With a complex debate underway about monuments and the way we engage history, we should start thinking about a COVID-19 Memorial. Yes, I know we are in the middle (or is it still the start?) of this pandemic, but the intensity of the moment might actually help us envision what such a memorial could be. Instead of waiting for a time when we have more distance from our current catastrophe, we should capture the passions coursing through society right now.
I have no idea what this memorial might look like, but I know where it should be built in the United States: 1100 Pennsylvania Avenue, NW, five blocks east of the White House. The Romanesque Revival pile there opened in 1899 as the city’s main General Post Office and has weathered the vicissitudes of time—adapting to a new role as a federal office building in the second decade of the 20th century, barely avoiding demolition in the 1920s when the Federal Triangle office complex was erected nearby, and pulling off the same trick in the 1970s when the federal government added more buildings to its cache of bureaucracy in the area.
In 1973 the granite structure with its 315-foot-tall clock tower was added to the National Register of Historic Places and 10 years later was converted into a mixed-use development with a food court and glass-roofed atrium at its center. Its latest indignity was administered by business associates of Donald J. Trump, who turned it into the Trump International Hotel in 2016.
Most residents of D.C., though, still call it the Old Post Office. It is nothing if not a survivor. And thanks to the gutting of its original function, it is an apt symbol of our current moment.
I suggest that a nonprofit COVID-19 Memorial Foundation lease the property from its owner, the federal government, rip out a portion of the luxury hotel and erect a tribute indoors and out to all the doctors, nurses, healthcare staff, postal workers, delivery people, and other essential service providers who have risked—or lost—their lives in fighting the disease caused by the novel coronavirus. This effort should be funded by the companies that have profited the most from the pandemic. Think Amazon, Google, Facebook, Zoom, UPS, and Walmart. They can afford it, especially now.
If Trump loses in November and foreign powers no longer feel the need to curry favor by staying at his hotel, he will be happy to sell his lease to the property and distance himself from a city that has made its distaste for him known through the Black Lives Matter mural on 16th Street and numerous statements by Mayor Muriel Bowser. And if his legal bills surge in 2021, he will certainly need the money.
Occupying the soaring inner court of the existing hotel and the north-facing plaza on Pennsylvania Avenue, the COVID-19 Memorial would provide Washingtonians working in the area and tourists visiting the nearby National Mall with a place for reflection. An imaginative design might accommodate a flexible program that allows crowds to gather in healthy times and abide by social-distancing rules during periods of contagion. It must address the issue of connections—between unrelated people living in cities and towns, between family members separated by disease, and between countries sharing a planet where germs know no boundaries. How we come together/stay apart is perhaps the essential dilemma facing us now and into the future. I’d like to see how a brilliant designer might express this challenge in built form, employing all kinds of technologies—old and new—and all types of materials—natural and manufactured.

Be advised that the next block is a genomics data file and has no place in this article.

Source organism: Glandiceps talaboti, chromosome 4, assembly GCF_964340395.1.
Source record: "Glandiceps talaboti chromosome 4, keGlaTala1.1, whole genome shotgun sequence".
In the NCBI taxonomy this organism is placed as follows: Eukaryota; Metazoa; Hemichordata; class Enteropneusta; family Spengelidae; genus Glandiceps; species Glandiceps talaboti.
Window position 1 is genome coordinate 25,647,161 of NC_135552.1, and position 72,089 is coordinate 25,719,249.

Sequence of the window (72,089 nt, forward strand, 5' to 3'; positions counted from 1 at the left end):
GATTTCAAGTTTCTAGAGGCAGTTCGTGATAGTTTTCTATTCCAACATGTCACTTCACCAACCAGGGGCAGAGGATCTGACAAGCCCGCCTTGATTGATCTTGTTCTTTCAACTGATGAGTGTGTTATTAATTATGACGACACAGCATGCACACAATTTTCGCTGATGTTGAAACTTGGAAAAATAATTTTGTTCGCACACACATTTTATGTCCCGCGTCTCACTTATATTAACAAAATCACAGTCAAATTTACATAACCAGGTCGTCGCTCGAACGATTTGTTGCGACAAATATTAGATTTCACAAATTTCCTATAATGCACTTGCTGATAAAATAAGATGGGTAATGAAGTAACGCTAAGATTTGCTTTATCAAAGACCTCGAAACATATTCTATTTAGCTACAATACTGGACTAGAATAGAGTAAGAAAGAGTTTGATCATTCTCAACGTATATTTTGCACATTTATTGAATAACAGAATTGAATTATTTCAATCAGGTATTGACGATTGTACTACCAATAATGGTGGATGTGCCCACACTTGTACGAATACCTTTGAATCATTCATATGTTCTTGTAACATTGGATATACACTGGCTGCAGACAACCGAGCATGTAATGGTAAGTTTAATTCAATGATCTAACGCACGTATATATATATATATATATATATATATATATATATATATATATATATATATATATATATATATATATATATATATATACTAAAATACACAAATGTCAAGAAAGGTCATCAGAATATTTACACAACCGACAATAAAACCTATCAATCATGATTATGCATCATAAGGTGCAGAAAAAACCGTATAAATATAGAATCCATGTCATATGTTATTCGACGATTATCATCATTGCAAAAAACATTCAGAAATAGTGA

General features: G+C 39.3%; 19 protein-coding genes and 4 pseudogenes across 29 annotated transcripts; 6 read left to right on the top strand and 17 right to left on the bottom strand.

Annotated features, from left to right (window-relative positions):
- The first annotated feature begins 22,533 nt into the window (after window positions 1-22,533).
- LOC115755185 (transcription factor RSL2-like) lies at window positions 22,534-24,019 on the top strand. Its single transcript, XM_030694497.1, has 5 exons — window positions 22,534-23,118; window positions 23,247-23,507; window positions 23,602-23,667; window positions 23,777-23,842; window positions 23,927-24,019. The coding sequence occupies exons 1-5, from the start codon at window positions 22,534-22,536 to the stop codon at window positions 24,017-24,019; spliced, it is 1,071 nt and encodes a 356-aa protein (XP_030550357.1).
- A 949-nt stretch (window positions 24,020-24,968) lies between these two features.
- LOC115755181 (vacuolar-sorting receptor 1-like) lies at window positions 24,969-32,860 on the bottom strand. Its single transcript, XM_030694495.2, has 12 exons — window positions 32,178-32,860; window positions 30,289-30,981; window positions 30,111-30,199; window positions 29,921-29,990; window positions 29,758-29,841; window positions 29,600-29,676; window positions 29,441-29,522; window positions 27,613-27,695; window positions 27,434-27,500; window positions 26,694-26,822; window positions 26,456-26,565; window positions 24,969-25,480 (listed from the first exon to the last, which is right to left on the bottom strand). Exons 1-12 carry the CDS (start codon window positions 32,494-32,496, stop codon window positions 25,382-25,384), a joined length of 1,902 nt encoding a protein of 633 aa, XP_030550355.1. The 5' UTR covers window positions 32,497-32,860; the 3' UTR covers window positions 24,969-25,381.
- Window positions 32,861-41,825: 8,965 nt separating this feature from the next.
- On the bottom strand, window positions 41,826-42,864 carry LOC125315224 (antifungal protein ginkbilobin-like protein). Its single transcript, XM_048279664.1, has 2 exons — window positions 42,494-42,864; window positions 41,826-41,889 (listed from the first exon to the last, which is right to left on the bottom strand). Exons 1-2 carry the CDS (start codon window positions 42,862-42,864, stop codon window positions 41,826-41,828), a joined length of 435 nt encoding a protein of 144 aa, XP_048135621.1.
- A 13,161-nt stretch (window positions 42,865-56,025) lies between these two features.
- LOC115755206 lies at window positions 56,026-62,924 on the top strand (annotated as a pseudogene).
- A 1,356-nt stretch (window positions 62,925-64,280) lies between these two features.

An international design competition would surely attract some of the most creative minds in the world and might serve as a springboard for young talent, as the one for the Vietnam Veterans Memorial in Washington, D.C., did in launching the career of a young Yale student named Maya Lin in 1982. Instead of standing tall above the ground, her design pushes into the landscape—a gesture that was radical at the time but would inform memorial architecture ever since. She described her aim as “taking a knife and cutting into the earth, opening it up, with an initial violence and pain that in time would heal.” Her memorial engages the issue of connections in an odd, but brilliant, way—organizing the names of the dead chronologically, rather than alphabetically. So comrades who died together in a particular battle or incident are remembered here together, something that surviving veterans have found profoundly moving when they visit. It also means that the apex of the memorial marks the height of the war, the moment when most people died.
Designers of a COVID-19 Memorial might learn from other precedents as well. They might, for example, include a component that can be installed at every hospital that has fought the battle against the virus. This is an idea used by the National Memorial for Peace and Justice in Montgomery, Alabama, which was designed by MASS Design Group and invites counties that had been the sites of lynching to participate in the process of acknowledgment and reconciliation by bringing back markers of these events to their communities.
As many people understand today, what we tear down and what we commemorate help explain who we are and what we value. How we remember our current crisis can help us heal a wound inflicted on us by our increasingly fraught relationship with nature, and made worse by subsequent actions and inaction.
This article was originally published on The Architect's Newspaper.
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